This operation creates a small proximal stomach joined to the end of the jejunum (the lower small bowel) so that parts of the small bowel, where nutrients are absorbed, are bypassed. While a more extensive operation, it can be reversed because nothing is removed.
Gastric bypass results in more weight loss than the sleeve gastrectomy as there is both a reduction in the capacity of the stomach and reduced absorption of nutrients, including the beneficial changes in gut hormones seen with the sleeve gastrectomy.
In some patients, the weight loss is so great that they become malnourished and all patients require life-long supplements of vitamins, calcium and other minerals. There is also the risk of “dumping syndrome” due to the rapid transit of undigested food from the new, smaller stomach to the bowel, causing nausea, cramps, diarrhoea, and occasionally low blood sugar from very high insulin levels.
Surgical complications include leakage, bleeding and bowel obstruction.
Risks and long-term effects
There is also a reported increased incidence of suicide and substance abuse in patients who have had bariatric surgery. But there have been few controlled studies comparing the quality of life after surgery with patients who have not sought surgery.
It’s important to note that individuals do not need to attain the amount of weight loss achieved with surgery to have substantial beneficial health outcomes. A reduction in weight of 5% to 10% can improve the health of your heart and reduce obesity-related disease and early death, especially if combined with increased physical activity.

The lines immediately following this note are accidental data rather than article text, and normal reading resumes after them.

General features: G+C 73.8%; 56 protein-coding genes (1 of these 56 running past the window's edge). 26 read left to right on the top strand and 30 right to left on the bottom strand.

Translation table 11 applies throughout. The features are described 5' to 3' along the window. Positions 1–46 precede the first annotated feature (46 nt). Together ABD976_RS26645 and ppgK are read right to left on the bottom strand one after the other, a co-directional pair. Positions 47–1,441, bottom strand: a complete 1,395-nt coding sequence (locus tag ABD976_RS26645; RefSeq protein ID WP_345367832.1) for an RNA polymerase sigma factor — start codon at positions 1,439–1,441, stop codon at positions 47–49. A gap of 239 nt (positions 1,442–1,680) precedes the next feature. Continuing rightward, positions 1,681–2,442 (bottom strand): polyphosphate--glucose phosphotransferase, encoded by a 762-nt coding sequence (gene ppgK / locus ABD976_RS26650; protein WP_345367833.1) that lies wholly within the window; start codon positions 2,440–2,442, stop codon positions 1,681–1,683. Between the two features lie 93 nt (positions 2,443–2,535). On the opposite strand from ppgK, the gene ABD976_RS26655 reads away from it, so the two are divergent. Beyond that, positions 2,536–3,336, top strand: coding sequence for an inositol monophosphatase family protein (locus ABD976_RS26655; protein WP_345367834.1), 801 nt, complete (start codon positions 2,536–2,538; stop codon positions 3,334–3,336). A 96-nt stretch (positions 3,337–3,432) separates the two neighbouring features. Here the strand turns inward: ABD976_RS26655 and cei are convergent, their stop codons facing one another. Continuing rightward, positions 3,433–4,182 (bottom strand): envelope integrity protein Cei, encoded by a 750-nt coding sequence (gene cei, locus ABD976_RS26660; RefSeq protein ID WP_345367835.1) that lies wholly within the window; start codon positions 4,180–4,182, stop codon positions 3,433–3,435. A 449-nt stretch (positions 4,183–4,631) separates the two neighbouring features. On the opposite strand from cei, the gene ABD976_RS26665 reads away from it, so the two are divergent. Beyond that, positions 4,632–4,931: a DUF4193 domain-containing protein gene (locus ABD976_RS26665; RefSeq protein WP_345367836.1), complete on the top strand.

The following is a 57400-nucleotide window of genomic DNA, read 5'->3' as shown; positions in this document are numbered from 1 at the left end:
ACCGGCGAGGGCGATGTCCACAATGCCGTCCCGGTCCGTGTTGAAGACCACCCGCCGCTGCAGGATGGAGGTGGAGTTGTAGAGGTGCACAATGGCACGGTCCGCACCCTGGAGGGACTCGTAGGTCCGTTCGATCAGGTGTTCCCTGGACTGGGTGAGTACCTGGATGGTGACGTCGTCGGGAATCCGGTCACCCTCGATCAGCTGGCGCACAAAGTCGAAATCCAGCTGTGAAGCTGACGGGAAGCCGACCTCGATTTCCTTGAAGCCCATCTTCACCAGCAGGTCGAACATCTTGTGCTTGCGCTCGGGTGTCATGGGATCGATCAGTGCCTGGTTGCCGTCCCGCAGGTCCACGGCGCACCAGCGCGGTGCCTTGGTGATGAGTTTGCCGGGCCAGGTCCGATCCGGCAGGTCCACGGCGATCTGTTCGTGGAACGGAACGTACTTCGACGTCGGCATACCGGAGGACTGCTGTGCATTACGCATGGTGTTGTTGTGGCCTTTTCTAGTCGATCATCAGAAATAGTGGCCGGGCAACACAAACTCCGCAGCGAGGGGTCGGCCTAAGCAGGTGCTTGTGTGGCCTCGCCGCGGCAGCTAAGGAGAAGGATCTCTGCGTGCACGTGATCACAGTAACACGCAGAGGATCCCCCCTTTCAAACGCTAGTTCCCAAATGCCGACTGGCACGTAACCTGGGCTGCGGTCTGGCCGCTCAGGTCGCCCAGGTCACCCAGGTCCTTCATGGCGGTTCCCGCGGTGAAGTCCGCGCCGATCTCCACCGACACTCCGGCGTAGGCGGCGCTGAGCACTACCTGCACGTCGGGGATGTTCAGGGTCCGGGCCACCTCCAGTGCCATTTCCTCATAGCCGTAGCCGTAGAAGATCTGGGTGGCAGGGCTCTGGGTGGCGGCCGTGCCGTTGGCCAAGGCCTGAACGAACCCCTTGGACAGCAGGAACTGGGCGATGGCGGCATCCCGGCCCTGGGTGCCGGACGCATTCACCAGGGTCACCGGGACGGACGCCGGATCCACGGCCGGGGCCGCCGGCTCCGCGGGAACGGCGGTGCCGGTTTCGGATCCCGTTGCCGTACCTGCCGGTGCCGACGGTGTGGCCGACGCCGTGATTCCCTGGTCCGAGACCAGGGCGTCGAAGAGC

The current guidelines in most countries, including Australia, are that bariatric surgery is indicated in people with a body mass index (BMI, kg/m2) of greater than 40 or a BMI over 35 with serious health problems, such as type 2 diabetes.
These guidelines are based on those developed by the United States’ National Institute of Health (NIH) in 1991, when a different range of operations were available and surgery was not performed laparoscopically. Because of this, some researchers have recommended governments lower the threshold of eligibility to include people with a BMI over 30 without metabolic complications.
The reduction of the threshold may result in too many people having surgery inappropriately. While bariatric surgery is the most robust treatment for obesity, it is invasive, often irreversible and has associated risks.
Despite the proven efficacy of bariatric surgery, there is no way that it can be delivered on a mass scale. This surgery should be reserved for patients with severe obesity or patients with diabetes who have been compliant with treatment but have been resistant to medical treatments.
Furthermore, there are many new treatments in the pipeline that may mimic the beneficial effects of surgery, such as medications with effects on multiple hormone pathways and less invasive surgical procedures that may be as effective as the current operations with fewer complications.